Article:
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# MATLAB's accuracy of digits number

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Dias Papas on 22 Jun 2011
Commented: Alexei on 26 Nov 2014
Hi to everyone,
I am dealing with satellite data with accurancy of 25 digits. As I know MATLAB provides computations with maximum 16 digits (long e format). Is there any way to process these data with 25 digits accuracy, because i dont want these values to be rounded?
Thanks a lot
Diamantes
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the cyclist on 22 Jun 2011
It could be that the each number being sent encode information on more than one variable, with some kind of multiplexing. So, maybe the final digits are not just more precision on the first digits.

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### Accepted Answer

the cyclist on 22 Jun 2011
Do you have the Symbolic Math Toolbox? If so, then:
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Walter Roberson on 22 Jun 2011
If my memory hasn't slipped a bit: the Maple version of the Symbolic Math Toolbox did not have any file input operations; those were, though, exposed by the Extended Symbolic Math Toolbox.
The MuPad version of the Symbolic Math Toolbox does have file input operations: see http://www.mathworks.com/help/toolbox/mupad/quickref/fileIO.html#fileIO
I do not see there any equivalent of fscanf(). On the other hand, when numbers with large numbers of digits are input, those digits are all preserved... though of course if you then do an arithmetic operation on such a number, the result might be in terms of the current Digits setting.

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### More Answers (4)

Fangjun Jiang on 22 Jun 2011
This is a really good question. I like it. Look at the following code:
aStr={'1234567890.12345';
'1234567890.123456';
'1234567890.1234567';
'1234567890.12345678';
'1234567890.123456789'};
aNum=cellfun(@str2double,aStr);
aTF=bsxfun(@eq,aNum,aNum')
aTF =
1 0 0 0 0
0 1 0 0 0
0 0 1 1 1
0 0 1 1 1
0 0 1 1 1
bStr={'0.123456789012345';
'0.1234567890123456';
'0.12345678901234567';
'0.123456789012345678';
'0.1234567890123456789'};
bNum=cellfun(@str2double,bStr);
bTF=bsxfun(@eq,bNum,bNum')
bTF =
1 0 0 0 0
0 1 0 0 0
0 0 1 0 0
0 0 0 1 1
0 0 0 1 1
Questions:
1. What is the number of precision that MATLAB double can distinguish, 16, 17 or 18? The first example above shows 17, the second shows 18.
2. What to do if need to read more number of precision.
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Malcolm Lidierth on 25 Jun 2011
For double precision see http://www.mathworks.com/company/newsletters/news_notes/pdf/Fall96Cleve.pdf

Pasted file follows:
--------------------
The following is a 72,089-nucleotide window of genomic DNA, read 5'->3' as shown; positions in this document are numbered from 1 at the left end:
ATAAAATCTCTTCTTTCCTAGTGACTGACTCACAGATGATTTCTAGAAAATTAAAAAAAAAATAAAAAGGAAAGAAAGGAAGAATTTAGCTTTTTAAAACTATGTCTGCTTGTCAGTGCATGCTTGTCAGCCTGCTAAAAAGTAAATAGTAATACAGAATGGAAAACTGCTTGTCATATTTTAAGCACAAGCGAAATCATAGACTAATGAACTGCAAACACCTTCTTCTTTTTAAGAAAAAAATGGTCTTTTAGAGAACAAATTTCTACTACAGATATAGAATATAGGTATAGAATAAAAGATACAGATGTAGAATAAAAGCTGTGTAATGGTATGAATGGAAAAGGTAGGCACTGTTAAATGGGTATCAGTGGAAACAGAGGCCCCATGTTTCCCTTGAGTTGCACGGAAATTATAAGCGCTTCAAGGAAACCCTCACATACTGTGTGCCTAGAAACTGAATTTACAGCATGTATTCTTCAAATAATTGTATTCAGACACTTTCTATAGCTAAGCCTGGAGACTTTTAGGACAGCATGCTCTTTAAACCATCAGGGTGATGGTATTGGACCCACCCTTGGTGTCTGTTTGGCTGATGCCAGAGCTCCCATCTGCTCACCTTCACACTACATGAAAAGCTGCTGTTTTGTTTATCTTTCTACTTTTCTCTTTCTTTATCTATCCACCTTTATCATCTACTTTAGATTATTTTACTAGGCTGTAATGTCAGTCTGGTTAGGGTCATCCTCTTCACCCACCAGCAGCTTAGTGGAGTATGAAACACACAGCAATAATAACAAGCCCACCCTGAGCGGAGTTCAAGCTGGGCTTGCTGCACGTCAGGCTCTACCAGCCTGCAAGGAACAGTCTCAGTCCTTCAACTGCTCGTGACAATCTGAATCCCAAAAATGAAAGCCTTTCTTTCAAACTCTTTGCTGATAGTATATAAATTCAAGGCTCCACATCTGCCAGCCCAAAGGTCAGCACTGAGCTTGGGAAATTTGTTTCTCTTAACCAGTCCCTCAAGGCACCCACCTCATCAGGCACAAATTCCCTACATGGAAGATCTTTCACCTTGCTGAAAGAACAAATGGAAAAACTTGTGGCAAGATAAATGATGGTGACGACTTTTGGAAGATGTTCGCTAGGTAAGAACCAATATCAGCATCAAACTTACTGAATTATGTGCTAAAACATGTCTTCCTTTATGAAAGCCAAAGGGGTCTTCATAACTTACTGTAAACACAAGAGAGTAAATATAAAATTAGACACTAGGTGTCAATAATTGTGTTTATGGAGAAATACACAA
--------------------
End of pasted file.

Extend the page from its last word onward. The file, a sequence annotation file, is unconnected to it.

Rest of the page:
For more digits, you could use java.math.BigDecimal and/or the Apache math BigReals that use them e.g. in MATLAB
java.math.BigDecimal('1').divide(java.math.BigDecimal('3'),10000,java.math.RoundingMode.HALF_EVEN)

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Paulo Silva on 22 Jun 2011
The Symbolic Math Toolbox™ can handle the 25 digits, some of their functions have default digit number of 32 digits.
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Sean de Wolski on 22 Jun 2011
@Fangjun
http://www.mathworks.com/matlabcentral/fileexchange/22239-num2strexact-exact-version-of-num2str
might interest you.

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Dias Papas on 25 Jun 2011
Thanks a lot for your answers. My field, which i use such a number of digits, is satellite orbit determination and gravity field modeling. For example ocean's tide's data are given with 25 digits. Yes, this doesnt mean that all of them are totally useful but they are play their role.
Anyway thanks everyone!
Dias
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Alexei on 26 Nov 2014
Pretty sure that's not what it means. I'm pretty sure the uncertainty principle means that such an adequate position measurement will yield enormous uncertainty in what the impulse is. The impulse could still be really tiny or zero -- but you would have no idea.

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Derek O'Connor on 25 Jun 2011
Here is a quotation from Prof Nick Trefethen FRS, Oxford:
11. No physical constants are known to more than around eleven digits, and no truly scientific problem requires computation with much more precision than this.
I'll repeat the question asked by others here: why do you need (or think you need) 25 decimal digits.
Here is a cognate quotation from Trefethen:
6. If the answer is highly sensitive to perturbations, you have probably asked the wrong question.
These quotations (maxims) can be found at:
This Matlab Newsgroup thread may be useful:
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Derek O'Connor on 28 Jun 2011
Jan,
I don't understand why you need more digits. Why not change the last digit of the 11-digit value and see if there is a large change in the answer?
I do not see a contradiction between Maxim 6 and Maxim 11. They are essentially "orthogonal", i.e., independent. Of course, if a problem is ill-conditioned then many digits may be needed to get an exact answer, which seems to contradict maxim 11. But Maxim 6 says that you should not be solving ill-conditioned problems (except as a hobby, maybe).
See the thread in my answer above and pages 8 to 11 in
http://www.scribd.com/doc/26135665/Two-Simple-Statistical-Calculations-and-ClimateGate

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